"Wherever you work, wherever you go to school., whatever you represent, you realize the responsibility you have," Johnson said. "We really let our program down and our university down."

"That's really going to stick with us for a while."


-Princeton finished 22-53 from the floor (41.5%), 10-26 in the second half (38.5%). The Tigers were 6-25 from deep (24.0%), 2-12 in the second half (16.7%). Princeton was also 4-7 at the line.

-Brown shot 19-33 (a season high 57.6%), 1-4 from deep (25.0%) and 18-19 at the stripe (94.7%).

-The Tigers were outrebounded 24-23 but had nine offensive boards to Brown's one.

-Neither team took great care of the ball. Princeton had six assists and 13 turnovers. The Bears had nine assists and 18 turnovers, eight belonging to Mullery.

-Brown scored 20 points in the paint in the second half.

-Schroeder's 16 field goal attempts were a career high.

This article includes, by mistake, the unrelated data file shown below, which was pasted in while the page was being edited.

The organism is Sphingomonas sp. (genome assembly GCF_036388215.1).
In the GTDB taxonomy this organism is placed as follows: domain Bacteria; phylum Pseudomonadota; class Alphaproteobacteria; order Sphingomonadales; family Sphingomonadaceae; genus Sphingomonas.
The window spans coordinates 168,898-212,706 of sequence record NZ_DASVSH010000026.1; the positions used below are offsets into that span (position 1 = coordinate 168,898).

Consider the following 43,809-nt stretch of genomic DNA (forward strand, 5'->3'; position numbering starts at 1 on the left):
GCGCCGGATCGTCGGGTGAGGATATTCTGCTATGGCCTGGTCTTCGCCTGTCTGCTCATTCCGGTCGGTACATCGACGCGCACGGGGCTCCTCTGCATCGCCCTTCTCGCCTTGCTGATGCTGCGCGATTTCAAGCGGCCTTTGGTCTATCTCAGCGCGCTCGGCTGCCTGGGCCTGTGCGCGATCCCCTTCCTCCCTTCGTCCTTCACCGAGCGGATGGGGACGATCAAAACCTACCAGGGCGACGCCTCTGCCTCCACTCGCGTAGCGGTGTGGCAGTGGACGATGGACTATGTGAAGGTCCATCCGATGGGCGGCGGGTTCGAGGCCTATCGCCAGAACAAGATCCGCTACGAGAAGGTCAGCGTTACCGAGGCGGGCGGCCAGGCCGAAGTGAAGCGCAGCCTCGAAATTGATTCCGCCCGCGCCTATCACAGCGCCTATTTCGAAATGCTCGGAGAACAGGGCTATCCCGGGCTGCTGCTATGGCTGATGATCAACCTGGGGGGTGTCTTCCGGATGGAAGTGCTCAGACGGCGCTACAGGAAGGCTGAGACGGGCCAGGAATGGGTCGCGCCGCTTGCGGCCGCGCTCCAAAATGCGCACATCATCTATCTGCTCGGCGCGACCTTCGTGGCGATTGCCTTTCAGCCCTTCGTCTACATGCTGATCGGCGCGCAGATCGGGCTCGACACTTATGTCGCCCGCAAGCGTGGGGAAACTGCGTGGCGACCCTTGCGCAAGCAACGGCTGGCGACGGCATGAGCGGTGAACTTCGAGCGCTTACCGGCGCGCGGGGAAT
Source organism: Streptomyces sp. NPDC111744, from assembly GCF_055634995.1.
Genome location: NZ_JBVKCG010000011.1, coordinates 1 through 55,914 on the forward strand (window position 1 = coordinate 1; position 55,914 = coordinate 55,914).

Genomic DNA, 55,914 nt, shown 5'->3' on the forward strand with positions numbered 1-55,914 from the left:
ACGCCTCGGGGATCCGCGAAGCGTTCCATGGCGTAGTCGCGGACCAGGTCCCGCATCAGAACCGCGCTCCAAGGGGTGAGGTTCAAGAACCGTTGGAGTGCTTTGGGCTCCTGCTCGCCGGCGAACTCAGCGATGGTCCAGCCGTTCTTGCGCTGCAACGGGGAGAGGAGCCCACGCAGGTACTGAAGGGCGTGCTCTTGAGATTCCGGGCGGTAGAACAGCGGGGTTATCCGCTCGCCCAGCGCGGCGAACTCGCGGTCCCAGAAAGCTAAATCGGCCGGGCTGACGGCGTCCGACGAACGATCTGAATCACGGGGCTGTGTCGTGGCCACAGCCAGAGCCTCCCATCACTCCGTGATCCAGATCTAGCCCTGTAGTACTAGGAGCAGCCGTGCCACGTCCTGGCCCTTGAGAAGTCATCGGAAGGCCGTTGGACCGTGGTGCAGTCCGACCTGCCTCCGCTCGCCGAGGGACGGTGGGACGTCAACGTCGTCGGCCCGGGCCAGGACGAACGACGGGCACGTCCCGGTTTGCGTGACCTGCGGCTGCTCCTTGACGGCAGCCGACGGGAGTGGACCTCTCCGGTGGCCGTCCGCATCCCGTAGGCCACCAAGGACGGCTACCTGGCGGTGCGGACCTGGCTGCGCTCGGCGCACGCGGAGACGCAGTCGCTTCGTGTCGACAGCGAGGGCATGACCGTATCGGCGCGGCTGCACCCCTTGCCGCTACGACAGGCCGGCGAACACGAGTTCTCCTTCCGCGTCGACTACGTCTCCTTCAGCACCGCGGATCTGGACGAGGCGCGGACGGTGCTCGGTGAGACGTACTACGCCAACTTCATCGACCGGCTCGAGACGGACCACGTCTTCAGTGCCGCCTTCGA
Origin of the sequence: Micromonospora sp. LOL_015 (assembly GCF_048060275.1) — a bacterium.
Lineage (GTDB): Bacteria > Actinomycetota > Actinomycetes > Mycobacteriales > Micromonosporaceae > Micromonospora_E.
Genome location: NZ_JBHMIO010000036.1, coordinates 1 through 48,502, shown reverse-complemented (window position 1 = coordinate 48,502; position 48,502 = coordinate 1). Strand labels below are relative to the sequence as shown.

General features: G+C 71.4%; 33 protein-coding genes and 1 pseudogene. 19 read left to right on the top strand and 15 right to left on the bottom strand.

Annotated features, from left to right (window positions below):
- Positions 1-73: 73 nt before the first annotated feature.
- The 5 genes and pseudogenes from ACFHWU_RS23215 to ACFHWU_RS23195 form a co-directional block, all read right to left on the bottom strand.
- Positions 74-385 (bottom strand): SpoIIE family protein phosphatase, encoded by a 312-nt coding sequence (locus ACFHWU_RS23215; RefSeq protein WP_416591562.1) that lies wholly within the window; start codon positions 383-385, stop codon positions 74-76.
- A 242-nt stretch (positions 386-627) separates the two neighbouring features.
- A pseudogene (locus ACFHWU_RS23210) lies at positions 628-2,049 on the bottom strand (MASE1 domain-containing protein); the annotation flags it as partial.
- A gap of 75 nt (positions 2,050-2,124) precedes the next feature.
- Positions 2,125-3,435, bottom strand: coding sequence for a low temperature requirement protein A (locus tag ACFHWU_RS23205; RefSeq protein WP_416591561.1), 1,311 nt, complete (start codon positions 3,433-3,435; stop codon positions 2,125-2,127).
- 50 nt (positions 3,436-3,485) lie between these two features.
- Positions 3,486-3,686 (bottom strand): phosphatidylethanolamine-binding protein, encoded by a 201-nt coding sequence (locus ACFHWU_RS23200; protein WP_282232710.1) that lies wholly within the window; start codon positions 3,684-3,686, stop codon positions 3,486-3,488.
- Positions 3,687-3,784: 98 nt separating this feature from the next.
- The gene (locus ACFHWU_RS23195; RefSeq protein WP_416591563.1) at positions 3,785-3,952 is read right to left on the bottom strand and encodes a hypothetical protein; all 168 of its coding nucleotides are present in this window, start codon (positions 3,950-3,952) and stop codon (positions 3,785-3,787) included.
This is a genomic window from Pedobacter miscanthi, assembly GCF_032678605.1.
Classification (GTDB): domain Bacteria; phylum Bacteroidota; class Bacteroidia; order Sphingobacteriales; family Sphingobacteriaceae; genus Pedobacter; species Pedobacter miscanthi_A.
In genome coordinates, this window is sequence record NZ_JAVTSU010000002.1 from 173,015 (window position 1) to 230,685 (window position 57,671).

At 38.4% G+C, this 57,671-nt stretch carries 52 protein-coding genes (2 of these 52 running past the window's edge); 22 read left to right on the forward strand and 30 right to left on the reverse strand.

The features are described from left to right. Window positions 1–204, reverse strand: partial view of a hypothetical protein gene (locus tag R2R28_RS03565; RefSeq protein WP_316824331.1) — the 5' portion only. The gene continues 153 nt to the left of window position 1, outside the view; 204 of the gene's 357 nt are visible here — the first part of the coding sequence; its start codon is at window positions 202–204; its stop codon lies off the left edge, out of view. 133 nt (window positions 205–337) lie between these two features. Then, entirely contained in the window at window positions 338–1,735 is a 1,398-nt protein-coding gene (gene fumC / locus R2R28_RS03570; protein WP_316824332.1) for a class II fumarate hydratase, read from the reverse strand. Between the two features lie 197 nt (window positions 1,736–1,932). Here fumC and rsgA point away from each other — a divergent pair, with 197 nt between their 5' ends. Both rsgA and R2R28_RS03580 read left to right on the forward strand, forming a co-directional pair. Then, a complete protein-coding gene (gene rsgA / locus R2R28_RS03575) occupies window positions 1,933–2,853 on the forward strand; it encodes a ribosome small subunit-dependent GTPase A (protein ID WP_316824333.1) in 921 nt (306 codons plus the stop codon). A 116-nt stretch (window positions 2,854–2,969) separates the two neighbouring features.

-The score was tied 12 times and the lead changed hands seven times.

John Poole said,

February 21, 2010 @ 11:41 am

Tough game. Too bad we couldn't have saved a couple of 3s from Friday night. But, a week ago the same thing happened to Cornell and, unfortunately, they bounced back. When the players regroup and put this game in perspective they will realize that, if they put everything together next Friday, it's a new race. Go Tigers! Beat Cornell.

larry said,

February 21, 2010 @ 12:39 pm

It wasn't a tough game. It was a poor game. The players played poorly; I suspect the coaches coached poorly; and, observing Coach Johnson on the sideline, it appears the refs also had a poor night.

Jim Waltman said,

February 21, 2010 @ 12:43 pm

Jon, Tigers really looked flat last night. The number of cheap fouls and open jumpers that came up short were probably both indications that they were tired. I'd be interested to know the Tigers' record in the second weekend of the 5 game weeks they play relative to their records in other weeks. I believe that years ago they used to play one or both of the Penn games on a Saturday instead of wedging the games into a Tuesday and wonder if that would make sense again, particularly with all the conference tournaments extending the season. There's a full week between the final Penn game and the NCAA "play-in" game. Curious to hear your thoughts, Jim

Jon Solomon said,

February 21, 2010 @ 4:03 pm


I think you summed things up nicely.


I'll try and work up a "record over the five games in nine days" table for you on Monday.